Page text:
Amazon delivers diapers and dinner.
I'm Bridget Carey and this is your C Net update.
Amazon is many things.
The e-commerce giant is a tech manufacturer, a grocery store, a digital music marketplace, a video streaming service, maker of robots and flying drones, a directory for repair services, a credit card transaction processor, and now.
We can add two more specialties to the list.
Diaper maker and restaurant delivery service.
Amazon is selling its own private label for diapers and baby wipes, called Amazon Elements.
It's only for Prime subscribers.
And, with the bundle of diapers delivered to your home, Amazon also puts emphasis on the ethical ingredients of the product.
You see, when you scan a code with the Amazon app, it tells you the factory it came from, and that it was made from daisies or something like that.
If you're an Amazon Mom member, you can get the diapers for even cheaper than prime members.
But diapers could be just the beginning.
The Elements brand is said to be a line of premium everyday essentials.
Amazon Elements is going after the business model of honest.com, which sells baby products.
But it's also going after Grubhub and Seamless with a new restaurant take out and delivery service.
You can browse restaurants and place online food orders within Amazon local.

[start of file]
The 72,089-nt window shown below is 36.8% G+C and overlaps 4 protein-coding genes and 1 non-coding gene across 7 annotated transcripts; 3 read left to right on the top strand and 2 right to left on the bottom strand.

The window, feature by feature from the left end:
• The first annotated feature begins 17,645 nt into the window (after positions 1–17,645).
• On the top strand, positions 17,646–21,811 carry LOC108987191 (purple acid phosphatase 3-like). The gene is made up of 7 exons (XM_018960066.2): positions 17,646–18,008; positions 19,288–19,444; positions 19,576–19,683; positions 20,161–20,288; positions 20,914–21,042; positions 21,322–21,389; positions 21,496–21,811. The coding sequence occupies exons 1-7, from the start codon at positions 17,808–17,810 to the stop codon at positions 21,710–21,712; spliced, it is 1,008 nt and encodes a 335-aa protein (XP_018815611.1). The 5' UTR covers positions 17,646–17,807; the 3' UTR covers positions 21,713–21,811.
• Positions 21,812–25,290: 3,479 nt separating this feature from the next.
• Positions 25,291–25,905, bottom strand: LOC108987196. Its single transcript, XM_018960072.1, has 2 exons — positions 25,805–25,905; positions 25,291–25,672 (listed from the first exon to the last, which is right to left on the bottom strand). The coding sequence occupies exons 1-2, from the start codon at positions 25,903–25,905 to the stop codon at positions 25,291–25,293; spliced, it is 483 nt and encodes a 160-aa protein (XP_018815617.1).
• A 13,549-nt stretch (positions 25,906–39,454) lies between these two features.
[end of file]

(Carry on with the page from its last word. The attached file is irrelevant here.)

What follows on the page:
The service is only available in Seattle for now.
So what's next?
Some reports say Amazon's working on a travel and hotel booking site.
It's only a matter of time before Amazon builds its own vacation resort.
Amazons not the only tech company expanding into kiddy products, Google plans to create kid friendly websites and softwares, specifically for kids ages 12 and under.
The VP of engineering for this project talked about it with USA Today.
She didn't get specific examples but it's likely Google may create kid friendly search engines, YouTube or even a Chrome browser.
It's not easy making sites for kids when there are laws to limit websites from collecting data on young users.
Disney is also expanding tech for kids.
It just announced a new line of education apps for kids ages three to eight.
These Imagicademy app.
Teach math, science, art, reading, and social skills.
And they have companion apps for parents.
A grown-up can follow what their kids are doing on the learning game from their own, separate smartphone.
The first app is Mickey's Magical Math World, coming out next week, on December 11th.
And it's free, without ads.
But extra activities on the app cost $5 a piece.
Personally, I prefer Donald in Mathmagic Land, but.
That was a time long before apps.
That's your tech news update and you could always find more at cnet.com and be sure to follow along on Twitter.
From our studios in New York, i'm Bridget Carey.